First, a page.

## Monday, April 27, 2015

### "On Liouville's Function" by Lehman, 1960

I calculate some of the results in the paper On Liouville's Function, R. Sherman Lehman, Math. Comp. 14 (1960), 311-320 with Mathematica. I find this paper interesting because it is an old paper that used a computer to find an explicit counterexample to a conjecture of Polya. I also find it interesting because thinking about how to compute number theoretic functions helps to understand the formulas better. The names of the sections below are the same as in the paper. Equation numbers refer to the equations in the paper.

### 1. Introduction

This section is clear. I found that in this paper it is shown that 906,150,257 is the smallest value for which $L(x)>0$. Lehman got thus very close to the minimal $x$.

### 2. Background and Heuristic Considerations

Formula (1) can be easily calculated if one does not pay attention to the form of the error term and the behaviour of the Mellin-integral at infinity. I now calculate by brute force how many zeros to use for several values of $T$.

For $T = 100$, I need 29 zeros, because the 30'th zero is the first zero with imaginary part more than 100.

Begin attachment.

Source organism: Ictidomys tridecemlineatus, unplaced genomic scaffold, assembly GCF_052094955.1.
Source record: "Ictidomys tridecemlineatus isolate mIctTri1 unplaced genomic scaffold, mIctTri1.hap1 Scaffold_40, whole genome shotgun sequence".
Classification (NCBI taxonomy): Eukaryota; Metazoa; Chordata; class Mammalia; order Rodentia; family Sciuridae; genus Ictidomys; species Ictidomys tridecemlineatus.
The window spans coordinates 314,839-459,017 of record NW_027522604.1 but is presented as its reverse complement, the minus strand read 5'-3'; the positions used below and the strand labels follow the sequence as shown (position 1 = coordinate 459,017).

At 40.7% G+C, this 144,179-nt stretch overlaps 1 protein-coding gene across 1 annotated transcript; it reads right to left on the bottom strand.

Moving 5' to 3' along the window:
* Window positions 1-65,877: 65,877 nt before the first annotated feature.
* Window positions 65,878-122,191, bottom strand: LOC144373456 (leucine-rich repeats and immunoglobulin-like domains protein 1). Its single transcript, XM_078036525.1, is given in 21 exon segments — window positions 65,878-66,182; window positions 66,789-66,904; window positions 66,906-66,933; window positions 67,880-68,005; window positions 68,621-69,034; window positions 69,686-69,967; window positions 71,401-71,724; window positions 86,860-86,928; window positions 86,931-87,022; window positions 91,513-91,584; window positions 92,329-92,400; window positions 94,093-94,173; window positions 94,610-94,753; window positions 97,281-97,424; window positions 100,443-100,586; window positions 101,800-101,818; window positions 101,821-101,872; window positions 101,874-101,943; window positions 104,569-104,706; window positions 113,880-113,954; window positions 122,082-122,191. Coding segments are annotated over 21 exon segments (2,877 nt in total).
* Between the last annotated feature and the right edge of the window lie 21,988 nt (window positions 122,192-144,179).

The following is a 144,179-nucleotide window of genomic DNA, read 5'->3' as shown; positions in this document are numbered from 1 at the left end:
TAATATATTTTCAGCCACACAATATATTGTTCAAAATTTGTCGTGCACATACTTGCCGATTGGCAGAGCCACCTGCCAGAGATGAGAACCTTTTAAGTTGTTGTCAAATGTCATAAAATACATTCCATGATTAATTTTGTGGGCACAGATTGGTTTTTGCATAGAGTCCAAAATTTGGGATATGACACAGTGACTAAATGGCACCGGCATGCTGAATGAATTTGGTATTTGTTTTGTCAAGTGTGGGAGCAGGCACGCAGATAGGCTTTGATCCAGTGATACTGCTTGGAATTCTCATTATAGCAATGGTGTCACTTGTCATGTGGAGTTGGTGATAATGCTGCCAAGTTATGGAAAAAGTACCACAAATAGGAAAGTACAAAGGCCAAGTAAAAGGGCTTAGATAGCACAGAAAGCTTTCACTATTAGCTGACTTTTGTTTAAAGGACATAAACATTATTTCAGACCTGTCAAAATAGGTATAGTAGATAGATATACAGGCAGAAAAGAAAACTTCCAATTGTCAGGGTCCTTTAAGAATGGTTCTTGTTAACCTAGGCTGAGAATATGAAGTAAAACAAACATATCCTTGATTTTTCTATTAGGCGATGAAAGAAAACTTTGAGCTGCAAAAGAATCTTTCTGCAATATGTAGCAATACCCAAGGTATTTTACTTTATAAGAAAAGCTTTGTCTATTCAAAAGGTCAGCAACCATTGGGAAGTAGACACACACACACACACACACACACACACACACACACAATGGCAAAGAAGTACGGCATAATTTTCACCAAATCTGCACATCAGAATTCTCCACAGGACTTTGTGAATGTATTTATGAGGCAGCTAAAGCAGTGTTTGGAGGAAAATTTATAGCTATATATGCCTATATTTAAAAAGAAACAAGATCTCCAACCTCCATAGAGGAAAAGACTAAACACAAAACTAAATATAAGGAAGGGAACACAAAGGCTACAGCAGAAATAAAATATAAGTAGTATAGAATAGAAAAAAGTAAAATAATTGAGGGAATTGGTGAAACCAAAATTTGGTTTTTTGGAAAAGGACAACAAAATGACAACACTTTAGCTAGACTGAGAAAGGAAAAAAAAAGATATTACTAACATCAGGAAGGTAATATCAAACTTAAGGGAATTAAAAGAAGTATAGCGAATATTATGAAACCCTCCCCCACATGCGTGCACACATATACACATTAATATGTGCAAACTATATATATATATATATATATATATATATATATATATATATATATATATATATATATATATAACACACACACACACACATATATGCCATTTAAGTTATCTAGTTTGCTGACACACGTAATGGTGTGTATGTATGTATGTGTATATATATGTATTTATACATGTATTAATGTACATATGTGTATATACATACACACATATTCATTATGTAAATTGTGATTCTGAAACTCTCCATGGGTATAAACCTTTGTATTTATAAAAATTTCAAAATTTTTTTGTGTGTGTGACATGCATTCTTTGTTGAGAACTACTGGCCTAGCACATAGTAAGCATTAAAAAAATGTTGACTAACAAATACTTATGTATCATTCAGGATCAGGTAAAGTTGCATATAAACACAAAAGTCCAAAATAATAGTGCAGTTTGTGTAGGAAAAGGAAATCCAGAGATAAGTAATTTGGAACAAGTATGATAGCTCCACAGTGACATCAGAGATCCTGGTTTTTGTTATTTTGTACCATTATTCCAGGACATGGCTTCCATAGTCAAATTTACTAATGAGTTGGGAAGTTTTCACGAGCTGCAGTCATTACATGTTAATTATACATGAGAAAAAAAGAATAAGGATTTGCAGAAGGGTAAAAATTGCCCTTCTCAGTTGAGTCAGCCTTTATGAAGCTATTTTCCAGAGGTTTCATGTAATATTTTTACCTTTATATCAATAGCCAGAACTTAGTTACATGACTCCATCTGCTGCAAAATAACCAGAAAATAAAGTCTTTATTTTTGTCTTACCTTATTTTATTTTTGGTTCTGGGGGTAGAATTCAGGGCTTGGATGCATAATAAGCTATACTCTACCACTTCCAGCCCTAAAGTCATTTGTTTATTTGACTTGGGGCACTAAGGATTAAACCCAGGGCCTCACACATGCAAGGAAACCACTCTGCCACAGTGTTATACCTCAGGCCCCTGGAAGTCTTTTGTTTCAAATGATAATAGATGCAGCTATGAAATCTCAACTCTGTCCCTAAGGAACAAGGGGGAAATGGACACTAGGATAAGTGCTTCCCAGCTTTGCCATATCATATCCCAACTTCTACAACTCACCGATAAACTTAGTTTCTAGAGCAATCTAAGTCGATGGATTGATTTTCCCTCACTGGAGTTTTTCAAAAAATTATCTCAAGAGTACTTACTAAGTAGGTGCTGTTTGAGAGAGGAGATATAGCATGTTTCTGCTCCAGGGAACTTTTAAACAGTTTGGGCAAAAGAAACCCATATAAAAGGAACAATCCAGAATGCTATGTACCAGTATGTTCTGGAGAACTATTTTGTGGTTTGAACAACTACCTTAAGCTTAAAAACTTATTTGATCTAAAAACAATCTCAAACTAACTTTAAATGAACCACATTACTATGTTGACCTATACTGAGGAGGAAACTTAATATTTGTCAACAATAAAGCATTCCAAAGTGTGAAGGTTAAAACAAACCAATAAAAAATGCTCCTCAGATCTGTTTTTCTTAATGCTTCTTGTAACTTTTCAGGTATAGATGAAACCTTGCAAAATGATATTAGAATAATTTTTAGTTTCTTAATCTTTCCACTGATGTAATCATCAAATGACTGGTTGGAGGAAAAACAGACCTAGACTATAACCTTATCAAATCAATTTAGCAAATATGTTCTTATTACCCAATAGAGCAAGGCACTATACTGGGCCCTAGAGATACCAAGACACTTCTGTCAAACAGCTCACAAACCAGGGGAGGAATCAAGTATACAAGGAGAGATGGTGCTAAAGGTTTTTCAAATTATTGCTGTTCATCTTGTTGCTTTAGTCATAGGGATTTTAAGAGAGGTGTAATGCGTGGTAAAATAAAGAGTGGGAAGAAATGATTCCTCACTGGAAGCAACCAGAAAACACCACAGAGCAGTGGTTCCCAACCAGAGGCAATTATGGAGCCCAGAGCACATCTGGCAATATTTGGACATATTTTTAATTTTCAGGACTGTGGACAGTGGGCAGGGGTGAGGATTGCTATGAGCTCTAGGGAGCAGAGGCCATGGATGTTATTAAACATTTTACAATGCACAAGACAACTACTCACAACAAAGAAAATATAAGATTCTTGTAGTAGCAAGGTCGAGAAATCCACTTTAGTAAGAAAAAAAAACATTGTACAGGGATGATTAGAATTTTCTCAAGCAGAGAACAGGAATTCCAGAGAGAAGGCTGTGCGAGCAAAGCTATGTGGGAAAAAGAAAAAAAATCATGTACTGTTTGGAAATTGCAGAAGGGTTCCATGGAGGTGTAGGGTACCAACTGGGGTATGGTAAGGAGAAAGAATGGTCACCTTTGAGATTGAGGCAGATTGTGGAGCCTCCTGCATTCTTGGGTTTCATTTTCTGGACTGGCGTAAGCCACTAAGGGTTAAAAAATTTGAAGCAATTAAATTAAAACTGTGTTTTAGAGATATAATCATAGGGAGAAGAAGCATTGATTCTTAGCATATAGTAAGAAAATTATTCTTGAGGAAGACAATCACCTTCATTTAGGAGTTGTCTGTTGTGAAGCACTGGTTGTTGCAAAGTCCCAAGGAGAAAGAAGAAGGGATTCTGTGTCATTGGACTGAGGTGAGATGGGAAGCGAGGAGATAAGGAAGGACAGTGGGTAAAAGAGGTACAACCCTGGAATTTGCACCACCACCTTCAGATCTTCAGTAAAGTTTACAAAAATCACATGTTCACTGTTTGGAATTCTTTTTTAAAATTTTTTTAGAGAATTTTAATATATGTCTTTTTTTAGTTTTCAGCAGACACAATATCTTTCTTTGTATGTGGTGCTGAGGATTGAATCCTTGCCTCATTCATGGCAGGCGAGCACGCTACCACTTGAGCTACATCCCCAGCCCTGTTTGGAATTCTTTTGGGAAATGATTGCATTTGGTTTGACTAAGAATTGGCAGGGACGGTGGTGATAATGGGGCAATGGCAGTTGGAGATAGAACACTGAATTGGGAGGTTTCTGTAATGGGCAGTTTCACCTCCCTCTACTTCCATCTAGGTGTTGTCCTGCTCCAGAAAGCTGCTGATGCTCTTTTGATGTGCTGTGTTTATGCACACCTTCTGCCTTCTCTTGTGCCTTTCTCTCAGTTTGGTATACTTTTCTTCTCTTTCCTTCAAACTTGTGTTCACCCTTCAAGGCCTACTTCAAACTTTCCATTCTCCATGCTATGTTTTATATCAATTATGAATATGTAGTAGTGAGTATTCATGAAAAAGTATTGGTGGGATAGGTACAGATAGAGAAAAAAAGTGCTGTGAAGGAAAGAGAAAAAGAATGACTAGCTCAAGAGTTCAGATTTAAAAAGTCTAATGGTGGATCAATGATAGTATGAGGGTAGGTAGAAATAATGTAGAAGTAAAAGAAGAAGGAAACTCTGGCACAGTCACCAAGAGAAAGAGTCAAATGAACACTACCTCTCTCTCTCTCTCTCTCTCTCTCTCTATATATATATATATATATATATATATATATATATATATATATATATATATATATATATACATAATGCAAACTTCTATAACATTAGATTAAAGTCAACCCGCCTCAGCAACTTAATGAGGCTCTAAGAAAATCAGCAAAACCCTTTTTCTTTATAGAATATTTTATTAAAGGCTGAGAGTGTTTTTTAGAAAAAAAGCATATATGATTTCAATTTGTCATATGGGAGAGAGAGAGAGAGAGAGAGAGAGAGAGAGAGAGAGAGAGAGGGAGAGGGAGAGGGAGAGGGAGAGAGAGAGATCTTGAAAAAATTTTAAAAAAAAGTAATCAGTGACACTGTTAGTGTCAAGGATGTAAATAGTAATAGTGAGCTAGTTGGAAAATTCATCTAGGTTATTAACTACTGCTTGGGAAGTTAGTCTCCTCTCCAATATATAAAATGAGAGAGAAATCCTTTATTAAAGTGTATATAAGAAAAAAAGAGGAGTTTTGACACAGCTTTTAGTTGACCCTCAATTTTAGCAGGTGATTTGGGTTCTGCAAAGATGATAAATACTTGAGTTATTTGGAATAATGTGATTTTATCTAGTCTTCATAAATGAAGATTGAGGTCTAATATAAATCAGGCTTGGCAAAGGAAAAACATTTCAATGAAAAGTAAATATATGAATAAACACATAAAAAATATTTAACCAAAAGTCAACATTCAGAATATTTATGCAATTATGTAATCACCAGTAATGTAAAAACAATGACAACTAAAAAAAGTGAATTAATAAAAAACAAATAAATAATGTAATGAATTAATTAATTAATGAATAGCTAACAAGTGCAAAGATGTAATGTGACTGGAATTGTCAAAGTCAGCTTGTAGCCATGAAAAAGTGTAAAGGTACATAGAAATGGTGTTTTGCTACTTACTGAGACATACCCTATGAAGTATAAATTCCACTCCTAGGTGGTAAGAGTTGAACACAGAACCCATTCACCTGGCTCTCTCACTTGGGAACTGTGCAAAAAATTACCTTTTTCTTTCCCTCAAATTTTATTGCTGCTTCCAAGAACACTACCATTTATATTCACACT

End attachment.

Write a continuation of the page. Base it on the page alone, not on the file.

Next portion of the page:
Similarly, for $T = 200$, I need 79 zeros.
For $T = 500$, I need 269 zeros.
For $T = 1000$, I need 649 zeros
Here is an implementation of the function $A_T(u)$ . The formulas are taken directly from the first page in the paper.

As a check, I calculate some values from page 2. The first calculation is slow, but because the functions $\alpha$ and $\gamma$ remember their values, subsequent function calls are fast.

On page 2, Lehman writes that he first calculated the function over the interval 12.5(0.01)20.69. He does not show a figure; but here is a figure anyway.

I now reproduce figure 1; I get indeed a very similar figure as the one in the paper.

### 3. A Formula for Calculating $L(x)$

Formula (4) follows easily from a special case of theorem 2.4.1 in Murty in combination with exercise 1.1.11 in the same book.

### 4. Numerical Computations

The preliminary Computations: a table of $\lambda(n)$ and $L(n)$ for $n<= 10^6$, and also a preliminary table for $\xi(l)$, note that I only calculate this for $x/w = 1000$. I do these calculations by brute force, Mathematica needs only around 30 seconds for each table, so it is not worthwhile now to think how to make the calculations faster.
I implement the function $L(x)$ using the formula in Theorem 1. I do not use the more efficient formula on the top of page 5. Lehman mentions on page 6 that he took special care when calculating $\lfloor \sqrt{y} \rfloor$ when $\sqrt{y}$ is an integer. I do not take this extra care; I just hope Mathematica is sufficiently accurate. A final minor difference between the calculation below and the paper is that I take $v$ to be always an integer, because otherwise the code to sum over integers $<v$ looks ugly. I check the values in table 1 and I also calculate the timing. Most time seems to be spend in the double sum in term1.

Finally, I check $L(906180359) = 1$